Learning Normal

“Scott … he’s not letting Potatoes near the seeds again.”

I sighed. This had been a running theme of our first day or two in the Finch Family Revival. We’d finally managed to get a pair of birds, Potatoes and Molasses, named for a silly song on a favorite cartoon. On arrival, they were everything two finches should be: cute, energetic, curious.

But they were also not the matched pair we’d been seeking. Potatoes is a society finch. Molasses is a zebra finch. For those of you not steeped in the intricacies of Birdie Lore, that’s the Odd Couple: the quiet-living, polite individual suddenly asked to be roommates with Mr. Pushy.

Most of the time it didn’t seem to matter. They’d quarantined together for a week at the pet store and seemed appropriately friendly and affectionate when it came time to discover the strange new setting of Chez Rochat (or at least a comfy cage within it). But when Potatoes would land on the seed tray, Molasses would get uncomfortably close. “Ahem. Excuse me. You know that’s MY spot … right?”

And off Potatoes would go, putting off her meal until later that night.

We tried a separate dish. Results were … ambiguous at best. We weren’t taking them back – we’d never returned a pet in our marriage and we weren’t about to start now. Reluctantly, knowing how social finches were, we bought a second cage and began putting it together. And then we gave it one more day, partly from hope and partly from the knowledge that moving just ONE finch out of a cage is like trying to catch a single specific fly out of a swarm: a matter of grace, delicacy and no small amount of luck.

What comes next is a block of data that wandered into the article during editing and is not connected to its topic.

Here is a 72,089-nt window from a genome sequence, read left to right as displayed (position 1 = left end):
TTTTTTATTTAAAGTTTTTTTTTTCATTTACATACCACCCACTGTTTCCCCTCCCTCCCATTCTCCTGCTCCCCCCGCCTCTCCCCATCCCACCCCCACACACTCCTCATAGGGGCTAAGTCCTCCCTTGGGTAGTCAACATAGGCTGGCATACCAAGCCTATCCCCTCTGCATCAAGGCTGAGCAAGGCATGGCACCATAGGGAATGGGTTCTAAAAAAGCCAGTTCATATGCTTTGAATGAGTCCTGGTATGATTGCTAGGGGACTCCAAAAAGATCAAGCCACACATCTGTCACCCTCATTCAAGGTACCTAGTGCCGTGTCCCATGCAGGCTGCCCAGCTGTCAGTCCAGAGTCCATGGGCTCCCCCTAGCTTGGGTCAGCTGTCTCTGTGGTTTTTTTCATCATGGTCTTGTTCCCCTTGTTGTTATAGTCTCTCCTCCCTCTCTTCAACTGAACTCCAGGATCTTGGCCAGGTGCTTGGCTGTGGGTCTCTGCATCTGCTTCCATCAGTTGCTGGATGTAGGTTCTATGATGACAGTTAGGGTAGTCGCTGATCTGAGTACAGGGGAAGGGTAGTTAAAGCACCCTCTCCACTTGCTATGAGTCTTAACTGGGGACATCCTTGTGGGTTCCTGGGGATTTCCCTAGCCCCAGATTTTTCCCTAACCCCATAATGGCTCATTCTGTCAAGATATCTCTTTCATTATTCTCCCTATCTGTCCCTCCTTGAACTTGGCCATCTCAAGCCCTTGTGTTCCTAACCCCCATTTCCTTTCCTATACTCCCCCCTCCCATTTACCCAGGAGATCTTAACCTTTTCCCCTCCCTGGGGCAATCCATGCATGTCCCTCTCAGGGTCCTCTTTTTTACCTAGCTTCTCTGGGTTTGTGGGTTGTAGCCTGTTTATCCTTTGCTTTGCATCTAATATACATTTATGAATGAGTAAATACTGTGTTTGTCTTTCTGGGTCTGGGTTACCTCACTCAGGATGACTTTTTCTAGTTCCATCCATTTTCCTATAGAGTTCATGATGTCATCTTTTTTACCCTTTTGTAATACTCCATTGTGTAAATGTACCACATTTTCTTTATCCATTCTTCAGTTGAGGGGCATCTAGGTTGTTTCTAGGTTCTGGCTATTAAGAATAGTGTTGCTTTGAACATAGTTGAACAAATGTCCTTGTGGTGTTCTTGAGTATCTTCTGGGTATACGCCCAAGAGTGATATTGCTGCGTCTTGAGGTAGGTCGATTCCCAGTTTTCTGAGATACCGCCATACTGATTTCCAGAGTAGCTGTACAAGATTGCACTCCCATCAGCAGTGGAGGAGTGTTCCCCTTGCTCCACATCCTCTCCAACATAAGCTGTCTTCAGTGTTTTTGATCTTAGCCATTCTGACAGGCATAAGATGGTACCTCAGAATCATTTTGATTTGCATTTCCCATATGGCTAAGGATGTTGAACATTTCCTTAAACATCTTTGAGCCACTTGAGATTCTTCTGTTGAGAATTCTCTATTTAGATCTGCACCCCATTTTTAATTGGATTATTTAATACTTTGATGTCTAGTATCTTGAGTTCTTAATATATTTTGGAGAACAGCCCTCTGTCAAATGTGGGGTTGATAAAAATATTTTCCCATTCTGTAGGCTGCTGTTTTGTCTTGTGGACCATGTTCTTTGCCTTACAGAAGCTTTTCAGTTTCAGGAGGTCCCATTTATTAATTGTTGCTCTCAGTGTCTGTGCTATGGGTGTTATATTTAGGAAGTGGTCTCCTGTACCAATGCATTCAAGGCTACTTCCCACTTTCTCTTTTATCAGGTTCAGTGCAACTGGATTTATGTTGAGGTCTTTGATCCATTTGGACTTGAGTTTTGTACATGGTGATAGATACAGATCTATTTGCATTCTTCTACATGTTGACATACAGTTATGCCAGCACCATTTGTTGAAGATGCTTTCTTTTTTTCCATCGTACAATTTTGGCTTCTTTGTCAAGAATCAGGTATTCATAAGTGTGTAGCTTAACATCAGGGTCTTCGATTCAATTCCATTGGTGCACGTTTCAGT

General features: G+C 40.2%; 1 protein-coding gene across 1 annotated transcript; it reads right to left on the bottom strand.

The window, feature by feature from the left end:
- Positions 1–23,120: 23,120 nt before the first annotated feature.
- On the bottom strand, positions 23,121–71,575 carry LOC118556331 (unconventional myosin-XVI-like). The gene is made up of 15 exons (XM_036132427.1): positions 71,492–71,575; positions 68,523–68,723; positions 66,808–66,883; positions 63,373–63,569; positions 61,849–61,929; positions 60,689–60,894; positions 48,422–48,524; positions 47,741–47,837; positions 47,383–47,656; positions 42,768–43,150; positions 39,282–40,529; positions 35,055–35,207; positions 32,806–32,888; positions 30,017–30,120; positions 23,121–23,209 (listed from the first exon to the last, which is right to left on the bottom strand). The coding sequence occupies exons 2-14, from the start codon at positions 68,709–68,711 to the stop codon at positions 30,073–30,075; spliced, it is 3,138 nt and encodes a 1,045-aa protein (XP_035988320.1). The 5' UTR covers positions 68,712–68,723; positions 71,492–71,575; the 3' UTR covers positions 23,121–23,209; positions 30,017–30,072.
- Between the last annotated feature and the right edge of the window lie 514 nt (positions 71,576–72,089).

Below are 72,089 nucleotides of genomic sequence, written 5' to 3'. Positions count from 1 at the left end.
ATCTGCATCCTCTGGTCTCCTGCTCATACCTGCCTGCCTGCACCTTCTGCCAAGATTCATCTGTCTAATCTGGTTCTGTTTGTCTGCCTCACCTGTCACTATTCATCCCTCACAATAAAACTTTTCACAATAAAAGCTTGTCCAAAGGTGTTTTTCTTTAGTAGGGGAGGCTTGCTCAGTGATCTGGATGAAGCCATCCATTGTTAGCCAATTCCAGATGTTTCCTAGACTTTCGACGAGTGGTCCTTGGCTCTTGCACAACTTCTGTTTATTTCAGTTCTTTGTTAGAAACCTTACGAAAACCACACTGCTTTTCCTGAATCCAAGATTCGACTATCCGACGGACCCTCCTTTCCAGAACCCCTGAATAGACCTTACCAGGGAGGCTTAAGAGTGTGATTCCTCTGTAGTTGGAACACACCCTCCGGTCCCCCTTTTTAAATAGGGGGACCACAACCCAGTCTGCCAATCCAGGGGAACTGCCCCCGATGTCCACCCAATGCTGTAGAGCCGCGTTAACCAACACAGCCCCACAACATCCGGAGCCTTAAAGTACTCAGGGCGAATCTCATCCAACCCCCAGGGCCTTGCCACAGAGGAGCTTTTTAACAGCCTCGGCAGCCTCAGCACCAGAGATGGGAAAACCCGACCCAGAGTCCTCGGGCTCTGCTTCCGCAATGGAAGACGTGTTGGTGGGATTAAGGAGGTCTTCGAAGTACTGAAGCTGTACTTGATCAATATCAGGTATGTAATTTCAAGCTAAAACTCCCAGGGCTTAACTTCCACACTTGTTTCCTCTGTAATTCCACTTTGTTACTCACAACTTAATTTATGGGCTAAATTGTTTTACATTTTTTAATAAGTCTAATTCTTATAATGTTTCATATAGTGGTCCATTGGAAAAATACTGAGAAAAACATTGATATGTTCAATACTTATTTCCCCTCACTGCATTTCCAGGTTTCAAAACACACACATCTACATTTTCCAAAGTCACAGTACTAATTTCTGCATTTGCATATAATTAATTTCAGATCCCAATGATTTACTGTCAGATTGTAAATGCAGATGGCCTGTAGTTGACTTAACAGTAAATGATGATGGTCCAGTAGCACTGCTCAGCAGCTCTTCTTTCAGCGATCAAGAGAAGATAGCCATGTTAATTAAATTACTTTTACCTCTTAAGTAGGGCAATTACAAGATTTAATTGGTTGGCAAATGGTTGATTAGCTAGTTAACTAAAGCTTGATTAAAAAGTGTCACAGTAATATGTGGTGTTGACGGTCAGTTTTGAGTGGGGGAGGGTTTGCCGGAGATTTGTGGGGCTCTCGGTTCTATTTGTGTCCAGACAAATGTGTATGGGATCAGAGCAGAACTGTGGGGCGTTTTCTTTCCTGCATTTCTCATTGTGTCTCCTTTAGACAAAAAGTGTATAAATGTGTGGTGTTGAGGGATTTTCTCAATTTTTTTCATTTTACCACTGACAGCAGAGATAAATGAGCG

Something happened.

Potatoes grew a backbone.

Molasses hadn’t stopped coming over with his “Watcha doin’, why’re ya here, lemme see, lemme see.” But Potatoes stopped retreating. And faced with that, Molasses didn’t push it. Before long, the two were eating together at the seed tray like old buddies on lunch break.

They’d had to relearn what normal meant. And they pulled it off.

That gives me hope for the rest of us.

About 100 million of us are now at least partly vaccinated from COVID-19 (including the Rochat household). With that, the rules of “normal” are starting to get rewritten again: how to travel, who to visit, when the masks can come off and when they still need to stay on. We’re finding out once again how to live with each other, especially during this transition period when some are protected and some aren’t.

When the dust settles, it’s highly likely that some pieces of how we live and work won’t look anything like they did before. (And sadly, as we saw recently in Boulder, some pieces of it may be all too familiar.)  But one thing will be just as true as it was in 2019 – or, for that matter, as it was during that oh-so-chaotic 2020.

We still have to do this together.

That doesn’t mean rolling over for the demands of the callous and the cruel, any more than sharing a cage meant Potatoes had to starve herself. But it does mean remembering what we learned during the Great Pandemic, or should have: that we all depend on each other, that small acts of compassion can make big differences, that it’s worth giving a little to get a better world.

That when the world changes, we can change with it. And remain neighbors through it.

A finch can learn it. Maybe we can, too.

Meanwhile, anyone need an unused bird cage?  

Making Change